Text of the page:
The "Sharing" Economy: Issues Facing Platforms, Participants, and Regulators A Federal Trade Commission Workshop #00587

Submission Number:
Gail Armand
Initiative Name:
The "Sharing" Economy: Issues Facing Platforms, Participants, and Regulators A Federal Trade Commission Workshop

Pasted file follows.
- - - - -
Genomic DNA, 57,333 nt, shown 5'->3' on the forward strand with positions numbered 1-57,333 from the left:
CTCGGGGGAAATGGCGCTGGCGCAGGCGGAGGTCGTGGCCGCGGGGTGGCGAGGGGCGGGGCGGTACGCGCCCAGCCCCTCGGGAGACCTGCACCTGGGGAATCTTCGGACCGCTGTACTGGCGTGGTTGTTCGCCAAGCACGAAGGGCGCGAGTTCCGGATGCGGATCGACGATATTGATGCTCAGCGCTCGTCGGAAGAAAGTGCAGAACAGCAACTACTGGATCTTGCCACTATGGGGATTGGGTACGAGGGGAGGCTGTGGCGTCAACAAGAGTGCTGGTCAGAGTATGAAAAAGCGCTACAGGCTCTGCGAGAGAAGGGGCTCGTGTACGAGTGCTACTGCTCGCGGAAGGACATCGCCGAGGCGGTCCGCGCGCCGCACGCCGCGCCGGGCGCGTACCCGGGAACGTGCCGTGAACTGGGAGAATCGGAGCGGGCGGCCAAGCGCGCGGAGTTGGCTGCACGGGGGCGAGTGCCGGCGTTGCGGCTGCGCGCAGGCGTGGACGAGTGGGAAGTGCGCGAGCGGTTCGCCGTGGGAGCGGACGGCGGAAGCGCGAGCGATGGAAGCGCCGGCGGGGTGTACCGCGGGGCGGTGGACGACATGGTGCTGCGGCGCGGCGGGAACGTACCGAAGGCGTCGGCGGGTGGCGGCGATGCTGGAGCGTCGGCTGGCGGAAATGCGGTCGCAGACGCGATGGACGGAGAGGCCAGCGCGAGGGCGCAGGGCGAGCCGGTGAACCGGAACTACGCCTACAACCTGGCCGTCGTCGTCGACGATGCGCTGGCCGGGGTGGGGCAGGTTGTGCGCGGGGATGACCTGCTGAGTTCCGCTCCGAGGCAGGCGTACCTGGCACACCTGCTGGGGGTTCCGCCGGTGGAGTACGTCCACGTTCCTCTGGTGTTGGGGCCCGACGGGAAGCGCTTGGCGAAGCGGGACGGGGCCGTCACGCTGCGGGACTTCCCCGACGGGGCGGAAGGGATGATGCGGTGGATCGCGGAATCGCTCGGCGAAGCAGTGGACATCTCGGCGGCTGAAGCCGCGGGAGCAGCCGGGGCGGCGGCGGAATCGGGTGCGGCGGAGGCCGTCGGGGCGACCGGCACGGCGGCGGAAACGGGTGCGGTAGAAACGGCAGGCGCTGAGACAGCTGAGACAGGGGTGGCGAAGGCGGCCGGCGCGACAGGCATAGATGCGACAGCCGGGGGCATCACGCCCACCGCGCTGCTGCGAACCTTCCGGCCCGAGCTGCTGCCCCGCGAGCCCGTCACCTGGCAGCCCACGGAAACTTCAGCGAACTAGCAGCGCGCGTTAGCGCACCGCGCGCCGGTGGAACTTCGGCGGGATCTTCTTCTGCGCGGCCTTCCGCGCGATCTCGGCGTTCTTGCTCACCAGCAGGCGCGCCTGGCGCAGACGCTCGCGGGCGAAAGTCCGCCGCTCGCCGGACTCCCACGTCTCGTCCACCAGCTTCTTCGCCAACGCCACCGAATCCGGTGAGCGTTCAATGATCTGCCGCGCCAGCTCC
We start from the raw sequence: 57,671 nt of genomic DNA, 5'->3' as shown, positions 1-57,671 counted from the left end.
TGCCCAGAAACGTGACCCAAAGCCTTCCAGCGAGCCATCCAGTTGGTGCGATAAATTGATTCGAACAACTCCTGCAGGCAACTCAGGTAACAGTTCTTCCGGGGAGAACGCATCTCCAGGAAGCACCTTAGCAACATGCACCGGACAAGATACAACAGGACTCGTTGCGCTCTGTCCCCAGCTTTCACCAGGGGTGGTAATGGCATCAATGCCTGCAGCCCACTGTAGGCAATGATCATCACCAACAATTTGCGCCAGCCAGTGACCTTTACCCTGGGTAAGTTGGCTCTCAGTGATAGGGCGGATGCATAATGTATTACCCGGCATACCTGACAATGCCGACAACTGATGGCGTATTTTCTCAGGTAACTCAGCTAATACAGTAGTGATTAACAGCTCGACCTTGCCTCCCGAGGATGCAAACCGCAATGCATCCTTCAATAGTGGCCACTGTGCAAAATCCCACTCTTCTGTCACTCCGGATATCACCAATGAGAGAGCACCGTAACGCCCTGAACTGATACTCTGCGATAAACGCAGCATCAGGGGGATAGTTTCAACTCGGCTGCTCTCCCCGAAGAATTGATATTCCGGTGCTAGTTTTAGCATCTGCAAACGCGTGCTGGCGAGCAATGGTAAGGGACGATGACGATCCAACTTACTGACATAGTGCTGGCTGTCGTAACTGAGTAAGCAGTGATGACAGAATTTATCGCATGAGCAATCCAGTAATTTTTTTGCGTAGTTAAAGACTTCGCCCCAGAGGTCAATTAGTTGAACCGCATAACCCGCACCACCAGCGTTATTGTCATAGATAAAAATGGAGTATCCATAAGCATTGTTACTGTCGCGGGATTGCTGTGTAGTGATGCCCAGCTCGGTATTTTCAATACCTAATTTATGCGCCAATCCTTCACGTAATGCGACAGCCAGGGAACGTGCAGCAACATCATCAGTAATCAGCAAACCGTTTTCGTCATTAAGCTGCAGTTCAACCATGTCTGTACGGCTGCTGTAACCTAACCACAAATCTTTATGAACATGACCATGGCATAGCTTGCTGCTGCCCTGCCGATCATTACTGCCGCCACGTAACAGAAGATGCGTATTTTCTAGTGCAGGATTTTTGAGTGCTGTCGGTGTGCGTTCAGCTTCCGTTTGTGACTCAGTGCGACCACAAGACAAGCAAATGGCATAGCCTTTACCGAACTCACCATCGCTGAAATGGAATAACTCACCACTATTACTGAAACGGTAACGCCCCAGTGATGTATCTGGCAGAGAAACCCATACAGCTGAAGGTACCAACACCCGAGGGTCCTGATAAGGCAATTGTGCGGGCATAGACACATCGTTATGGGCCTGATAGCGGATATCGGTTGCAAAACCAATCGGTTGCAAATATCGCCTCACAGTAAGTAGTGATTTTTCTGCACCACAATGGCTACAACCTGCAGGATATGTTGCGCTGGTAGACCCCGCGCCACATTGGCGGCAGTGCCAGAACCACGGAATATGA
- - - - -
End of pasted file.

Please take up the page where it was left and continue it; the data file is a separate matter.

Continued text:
Aloha We are a semi-retired couple living on the island of Hawaii, where despite the rural environment one of the highest costs of living in the country prevails. We chose to come here after a series of economic events outside our control (Northridge earthquake in the main) caused our condo to drop in value such that we could not sell it. We rented it out, and recovery took so long we needed to do a 1031 exchange at sale time or even then contribute funds to close the sale. We chose a house on the Big Island as the next property would also be a rental - this time a vacation rental. Our plans were to move there upon retirement. Next came the very large economic downturn of 2008. My husband was laid off, and my income alone would not support us. The house in which we lived lost half its value. We faced a decision common to those in our situation: would we deplete our life savings holding onto that house, since our bank refused to renegotiate the mortgage terms, or would we let it go in a short sale. After the tenants we lined up to live in the house decided at the last minute to live elsewhere, our choice was decided for us. We were already committed to the move, as I had officially retired, and our possessions were sold or on their way to Hawaii. We used the savings we were able to retain to start over with a small house built deliberately to be a honeymoon suite, near the volcano, and near the property we already owned. That small house is not suitable for full time living. It is meant as transient accommodations. We are fully registered as providing same, as I am also a registered celebrant so I can perform weddings. We pay nearly $1000 in taxes every month to the State of Hawaii from this rental. It turned out that the honeymoon space became one of the most popular places for honeymooners on the island. People come from all over the world to stay there, because it is very special. It is playful and romantic, and meant for people to stay a few days while they visit Hawaii Volcanoes National Park. Were such places to be outlawed, it would be a terrible thing not only for us, but for the economy of this island. Many many people would not be able to pay their mortgages, and keep up with their bills, without the added income. We would face a shortfall that would mean we would have to sell everything at a loss again, and go back to the mainland. We would not be able to afford to buy or rent a reasonable place to live, so would become nomads with a trailer. Airbnb has proved itself to be the very best platform for marketing our special little house. People from everywhere have grown to trust how they back up their hosts and guests. Private home stays benefit everyone except the hotel industry. Opening up one's home to guests from afar leads to trust between people who are different from each other. There is a horrible trend toward divisiveness everywhere. The home stay people are sustaining a different trend. Not only is the money of travelers spread more equitably when corporate industry does not take it all, but the choice adds to the diversity a large segment of travelers seek in their journeys. The idea that home stays and specialty vacation rentals are depleting the long term rental pool of houses is not only a far stretch, but it ignores the far greater number of second and third and fifth homes owned by the uber wealthy in places like Hawaii that are never rented out and seldom occupied at all. It ignores the bank owned inventory of homes sitting vacant all over the country. To decide to do away with short term rentals by individuals would serve to aggravate the terrible and growing gap between the rich .001% and the other 99.99% who often have to scramble to pay bills or borrow to cover emergencies. Thank you for reading this and considering the contributions we make to the diversity of our country. Mahalo nui, Gail Armand